CAREER: Transforming the Image of Computing to Increase Female Participation in Computer Science

Principal Investigator: 
Project Overview
Background & Purpose: 

This proposal involves gender differences in computer science as explained by social factors. Accordingly, the proposed research tests that efficacy of transforming social environments to encourage diversity of membership. We will test this hypothesis with a series of controlled behavioral studies in which we independently manipulate two orthogonal dimensions related to the image of computer scientists: gender and stereotypicality (i.e., the set of stereotypes widely associated with the group, such as affinity for video games and social awkwardness).

Setting: 

The study currently involves college students and eventually will include high schoolers and middle schoolers.

Research Design: 

This is an experimental study designed to generate causal evidence. This project collects original data using survey research [paper and pencil self-completion questionnaire] and virtual environments [Second Life]. Instruments or measures used in the study include:

  • Intentions to pursue Computer Science (CS): Intentions to pursue a career in CS (Morgan et al., 2001), interest in majoring in CS (Morgan et al., 2001), interest in taking CS classes, interest in developing CS skills (e.g., programming), interest in a particular environment (e.g., stereotypical classroom);
  • Evaluation of stereotypes: Ratings of media/environment/peer for likeability, tone (e.g., professional, maturity), and stereotypicality. Participants will also estimate the percentage of CS majors that are male to examine this as a potential mediator (when gender information is not provided) or as a manipulation check (when gender information is provided); and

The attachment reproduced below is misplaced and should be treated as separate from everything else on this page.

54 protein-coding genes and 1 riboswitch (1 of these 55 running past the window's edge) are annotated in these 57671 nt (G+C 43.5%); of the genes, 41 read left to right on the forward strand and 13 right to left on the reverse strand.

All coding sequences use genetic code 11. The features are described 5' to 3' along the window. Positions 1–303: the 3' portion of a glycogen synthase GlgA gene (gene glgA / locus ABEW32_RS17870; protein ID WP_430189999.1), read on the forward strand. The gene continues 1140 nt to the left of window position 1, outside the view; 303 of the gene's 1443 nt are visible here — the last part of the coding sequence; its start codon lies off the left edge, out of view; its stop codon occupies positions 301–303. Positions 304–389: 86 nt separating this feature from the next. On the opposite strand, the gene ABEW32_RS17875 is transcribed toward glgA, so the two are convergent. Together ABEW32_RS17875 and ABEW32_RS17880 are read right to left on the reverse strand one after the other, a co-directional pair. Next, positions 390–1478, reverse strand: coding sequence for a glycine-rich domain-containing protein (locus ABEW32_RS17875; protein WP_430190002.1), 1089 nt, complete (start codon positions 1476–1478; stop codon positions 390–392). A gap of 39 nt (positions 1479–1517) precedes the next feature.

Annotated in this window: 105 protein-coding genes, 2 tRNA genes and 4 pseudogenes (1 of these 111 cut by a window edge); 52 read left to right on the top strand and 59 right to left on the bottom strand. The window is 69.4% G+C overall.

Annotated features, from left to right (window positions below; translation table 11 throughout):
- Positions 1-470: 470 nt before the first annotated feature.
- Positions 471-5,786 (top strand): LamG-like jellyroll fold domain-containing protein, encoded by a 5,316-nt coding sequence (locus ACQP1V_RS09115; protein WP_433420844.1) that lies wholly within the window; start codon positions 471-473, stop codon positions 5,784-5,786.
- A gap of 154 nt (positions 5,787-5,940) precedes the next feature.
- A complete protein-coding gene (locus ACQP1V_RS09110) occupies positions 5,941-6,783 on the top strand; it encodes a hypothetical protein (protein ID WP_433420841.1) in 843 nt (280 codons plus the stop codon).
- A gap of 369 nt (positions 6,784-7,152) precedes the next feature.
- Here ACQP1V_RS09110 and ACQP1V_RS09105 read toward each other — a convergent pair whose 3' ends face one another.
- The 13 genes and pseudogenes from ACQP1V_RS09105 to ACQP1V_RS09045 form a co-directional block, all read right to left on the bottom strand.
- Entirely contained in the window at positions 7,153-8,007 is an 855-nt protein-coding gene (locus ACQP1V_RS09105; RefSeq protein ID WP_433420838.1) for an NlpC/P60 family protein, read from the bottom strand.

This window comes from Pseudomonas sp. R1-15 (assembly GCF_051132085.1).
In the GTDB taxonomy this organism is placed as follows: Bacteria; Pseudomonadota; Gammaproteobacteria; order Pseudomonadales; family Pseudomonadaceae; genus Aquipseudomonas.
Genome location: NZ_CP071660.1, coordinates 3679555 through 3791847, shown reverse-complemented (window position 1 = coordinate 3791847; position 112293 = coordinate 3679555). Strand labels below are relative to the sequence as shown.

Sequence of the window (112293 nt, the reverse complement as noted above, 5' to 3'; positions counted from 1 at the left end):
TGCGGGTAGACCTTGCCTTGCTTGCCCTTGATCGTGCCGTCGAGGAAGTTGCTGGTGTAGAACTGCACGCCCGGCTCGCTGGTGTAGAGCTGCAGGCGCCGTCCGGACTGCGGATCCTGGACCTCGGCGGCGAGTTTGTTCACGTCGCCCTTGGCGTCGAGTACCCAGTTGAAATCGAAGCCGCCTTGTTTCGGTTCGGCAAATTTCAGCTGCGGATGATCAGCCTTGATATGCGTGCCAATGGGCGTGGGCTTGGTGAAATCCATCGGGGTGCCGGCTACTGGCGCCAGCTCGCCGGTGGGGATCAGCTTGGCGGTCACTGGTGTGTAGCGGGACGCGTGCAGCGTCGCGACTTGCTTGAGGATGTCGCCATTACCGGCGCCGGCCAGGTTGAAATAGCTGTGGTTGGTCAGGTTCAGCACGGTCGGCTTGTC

• Mediating process variables: Social fit scale adapted for CS (Walton & Cohen, 2007), self-efficacy with CS skills (adapted from McAuley, Duncan, & Tammen, 1989), beliefs about CS (Morgan et al., 2001), domain identification scale adapted for CS (J. L. Smith & White, 2001), beliefs about teacher, beliefs about classmates (e.g., masculinity), perceived negativity, extent to which one’s gender is valued (Davies et al., 2005; Markus, Steele, & Steele, 2002) and stereotype threat (Cohen & Garcia, 2005; Marx, Stapel, & Muller, 2005; Steele & Aronson, 1995).

Primary analyses will utilize analyses of variance (ANOVA) to test the effects of gender and stereotypicality on dependent measures, Mediation analyses (Baron & Kenny, 1986) will be conducted to examine what factors (e.g., beliefs about computer science, social fit, stereotype threat) mediate the relationship between type of representation and the dependent measure.

Findings: 

Women were less interested in environments that contained objects stereotypically associated with computer science (e.g., Star Trek poster, video games) compared to identical environments that had non-stereotypical objects (e.g., nature poster, general interest books). These results help even when the proportion of women in the environment was equal across the two environments.

Publications & Presentations: 

Cheryan,S., Plaut, V.C., Davies, P., & Steele, C.M. (2009). Ambient belonging: How stereotypical environments impact gender participation in computer science. Journal of Personality and Social Psychology, 97(6), 1045-1060.

Other Products: 

The study will lead to the development of a virtual psychology laboratory that can be used well beyond the project duration to study stereotypes. One primary goal of this study is to disseminate findings broadly to schools, universities and the general public so more positive educational environments can be developed to nurture the interest and aspirations of women to enter the STEM fields.